It is also nearing the end of Asia (round 2). Andy and I spent the last 12 days in the beautiful country of Laos. It was the place I most looked forward to going to this trip, because I know no one, except my dad, who has been there. It also seems slower than the rest of SE Asia and at least 10 years behind in terms of tourism and popularity than Cambodia and Vietnam. It did not disappoint. 12 days was too little, and to Andy’s horror I am already planning another trip, to see the entire country by motorbike.

It was such a gorgeous country with such wonderful friendly people. So many beautiful temples, great rural scenery, with mountains, rain forests, the might Mekong River, and so many nature activities such as Rick climbing, caving, kayaking, mountain biking, elephant riding and more. We sadly did not participate in any, due to either rain, my knee, or Andy being diagnosed with tonsillitis on day 2, at the Australian embassy medical clinic in Vientiane. This meant not only did it hurt to eat and drink, but prolonged periods outside or doing physical activity was out of the question. Which is why another trip is on the books!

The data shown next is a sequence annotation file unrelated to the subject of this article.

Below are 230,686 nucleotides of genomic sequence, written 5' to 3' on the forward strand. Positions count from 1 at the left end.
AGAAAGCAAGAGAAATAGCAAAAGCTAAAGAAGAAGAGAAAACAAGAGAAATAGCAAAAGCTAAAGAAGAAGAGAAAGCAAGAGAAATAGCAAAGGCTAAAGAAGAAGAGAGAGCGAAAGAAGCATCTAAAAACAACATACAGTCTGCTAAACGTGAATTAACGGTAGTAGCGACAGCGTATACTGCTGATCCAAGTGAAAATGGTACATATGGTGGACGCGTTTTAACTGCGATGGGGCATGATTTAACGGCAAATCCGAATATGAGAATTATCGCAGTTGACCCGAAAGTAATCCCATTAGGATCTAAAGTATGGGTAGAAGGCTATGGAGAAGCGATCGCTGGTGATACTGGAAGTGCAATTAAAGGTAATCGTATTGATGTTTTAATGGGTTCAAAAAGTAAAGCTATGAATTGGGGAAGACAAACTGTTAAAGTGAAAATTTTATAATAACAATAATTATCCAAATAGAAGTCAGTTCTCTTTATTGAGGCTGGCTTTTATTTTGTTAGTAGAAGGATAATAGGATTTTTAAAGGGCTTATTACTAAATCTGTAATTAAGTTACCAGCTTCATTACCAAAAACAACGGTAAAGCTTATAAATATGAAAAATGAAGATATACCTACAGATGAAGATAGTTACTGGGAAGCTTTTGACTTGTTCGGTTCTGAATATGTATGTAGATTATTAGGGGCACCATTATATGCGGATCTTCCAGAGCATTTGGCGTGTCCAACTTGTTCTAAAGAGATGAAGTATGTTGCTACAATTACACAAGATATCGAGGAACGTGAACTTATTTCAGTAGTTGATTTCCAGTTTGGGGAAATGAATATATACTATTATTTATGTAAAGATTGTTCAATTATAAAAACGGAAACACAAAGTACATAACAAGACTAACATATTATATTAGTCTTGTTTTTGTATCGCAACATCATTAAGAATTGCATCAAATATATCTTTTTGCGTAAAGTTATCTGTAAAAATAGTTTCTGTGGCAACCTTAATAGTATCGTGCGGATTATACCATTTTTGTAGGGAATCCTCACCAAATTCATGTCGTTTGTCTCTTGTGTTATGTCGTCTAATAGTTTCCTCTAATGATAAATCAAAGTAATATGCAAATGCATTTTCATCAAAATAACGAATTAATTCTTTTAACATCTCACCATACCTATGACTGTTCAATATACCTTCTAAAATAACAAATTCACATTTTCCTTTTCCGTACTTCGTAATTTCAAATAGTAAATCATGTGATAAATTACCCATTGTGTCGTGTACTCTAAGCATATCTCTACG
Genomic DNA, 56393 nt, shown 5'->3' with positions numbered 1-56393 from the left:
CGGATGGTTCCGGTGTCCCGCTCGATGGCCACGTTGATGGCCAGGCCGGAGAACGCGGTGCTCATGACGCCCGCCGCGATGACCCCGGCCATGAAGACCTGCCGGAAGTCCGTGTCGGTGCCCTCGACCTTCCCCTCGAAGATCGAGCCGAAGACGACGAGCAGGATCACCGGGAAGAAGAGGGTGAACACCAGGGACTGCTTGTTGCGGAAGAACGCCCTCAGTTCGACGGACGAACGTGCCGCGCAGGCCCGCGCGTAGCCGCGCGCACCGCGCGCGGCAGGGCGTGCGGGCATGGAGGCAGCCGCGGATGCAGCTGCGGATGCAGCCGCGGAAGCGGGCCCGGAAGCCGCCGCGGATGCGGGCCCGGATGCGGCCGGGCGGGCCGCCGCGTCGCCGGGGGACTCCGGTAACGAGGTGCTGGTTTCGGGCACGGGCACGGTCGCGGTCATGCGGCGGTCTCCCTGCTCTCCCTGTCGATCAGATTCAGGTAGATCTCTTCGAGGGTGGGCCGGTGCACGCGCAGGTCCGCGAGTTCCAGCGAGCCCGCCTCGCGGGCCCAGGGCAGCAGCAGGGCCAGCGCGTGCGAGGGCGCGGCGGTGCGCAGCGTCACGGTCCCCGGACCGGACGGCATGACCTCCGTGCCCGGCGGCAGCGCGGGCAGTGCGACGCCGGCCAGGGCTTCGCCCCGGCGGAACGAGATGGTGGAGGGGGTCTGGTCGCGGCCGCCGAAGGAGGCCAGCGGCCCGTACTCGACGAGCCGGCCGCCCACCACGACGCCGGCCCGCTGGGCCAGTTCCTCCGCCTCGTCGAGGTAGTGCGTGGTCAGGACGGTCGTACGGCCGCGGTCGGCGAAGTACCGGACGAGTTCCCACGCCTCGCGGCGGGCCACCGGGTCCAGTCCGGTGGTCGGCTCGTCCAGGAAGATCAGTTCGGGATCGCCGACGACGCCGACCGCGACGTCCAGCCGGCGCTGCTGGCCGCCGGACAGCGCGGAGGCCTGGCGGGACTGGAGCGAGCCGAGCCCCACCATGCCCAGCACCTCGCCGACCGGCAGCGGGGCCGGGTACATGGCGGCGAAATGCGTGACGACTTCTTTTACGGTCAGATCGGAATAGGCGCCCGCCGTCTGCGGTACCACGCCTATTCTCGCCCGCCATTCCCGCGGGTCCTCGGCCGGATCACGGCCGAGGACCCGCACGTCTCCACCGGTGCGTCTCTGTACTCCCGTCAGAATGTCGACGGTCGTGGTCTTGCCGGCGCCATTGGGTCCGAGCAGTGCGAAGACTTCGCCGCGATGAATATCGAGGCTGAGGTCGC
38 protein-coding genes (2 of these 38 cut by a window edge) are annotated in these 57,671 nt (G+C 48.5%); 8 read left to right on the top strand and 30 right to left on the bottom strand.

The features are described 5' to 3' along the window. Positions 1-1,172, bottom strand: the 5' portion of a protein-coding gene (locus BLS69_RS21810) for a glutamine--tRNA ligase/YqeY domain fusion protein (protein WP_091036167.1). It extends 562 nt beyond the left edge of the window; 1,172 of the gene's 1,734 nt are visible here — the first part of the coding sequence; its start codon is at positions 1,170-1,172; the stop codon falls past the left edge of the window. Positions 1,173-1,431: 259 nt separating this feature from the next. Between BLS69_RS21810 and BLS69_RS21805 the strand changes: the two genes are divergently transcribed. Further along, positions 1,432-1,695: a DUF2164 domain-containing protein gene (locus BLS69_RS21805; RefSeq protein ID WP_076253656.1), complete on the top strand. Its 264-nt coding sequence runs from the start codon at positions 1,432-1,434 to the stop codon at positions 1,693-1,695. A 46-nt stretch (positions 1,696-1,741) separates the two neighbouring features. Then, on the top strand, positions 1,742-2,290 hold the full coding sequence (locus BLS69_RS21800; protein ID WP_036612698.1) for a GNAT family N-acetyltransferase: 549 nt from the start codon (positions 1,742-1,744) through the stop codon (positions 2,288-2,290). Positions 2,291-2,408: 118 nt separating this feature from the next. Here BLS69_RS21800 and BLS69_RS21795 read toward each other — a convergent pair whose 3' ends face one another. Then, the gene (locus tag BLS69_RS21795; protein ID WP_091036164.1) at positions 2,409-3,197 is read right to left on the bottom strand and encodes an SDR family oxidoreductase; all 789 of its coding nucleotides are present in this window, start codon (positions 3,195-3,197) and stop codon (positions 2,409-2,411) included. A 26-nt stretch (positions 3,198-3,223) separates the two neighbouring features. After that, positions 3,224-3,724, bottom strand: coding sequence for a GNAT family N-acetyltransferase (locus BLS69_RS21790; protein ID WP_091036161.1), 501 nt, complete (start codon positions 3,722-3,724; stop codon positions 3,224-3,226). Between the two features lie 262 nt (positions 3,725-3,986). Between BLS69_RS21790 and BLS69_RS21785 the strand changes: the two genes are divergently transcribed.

Whilst in Laos, we spent 2 days in Vientiane, basically in order for Andrew to be well enough for a bus ride. It is just a big city that we didn’t really enjoy. The sights aren’t very spectacular and the river front is very commercialized. It was hard to find local food not in nice restaurants or westernized, but we did find a restaurant literally on the side of the road, where we had our first experience with sticky rice, which became a staple food throughout our trip.

It is soaked for hours and hours, then cleaned and rinsed 3 times, drained, and cooked in a bamboo basket. You pick up a lump in the left hand, take a small portion with your right, and roll it into a ball so it starts to stick to itself. You then use your thumb and two next fingers to dip it and pick up laap or other food. It is only for dips and dry stir fries though. Any curry or saucy dish has steamed rice. Of course we learnt this all throughout our trip, so with our first experience we just picked at it and ate it, not quite sure what to do!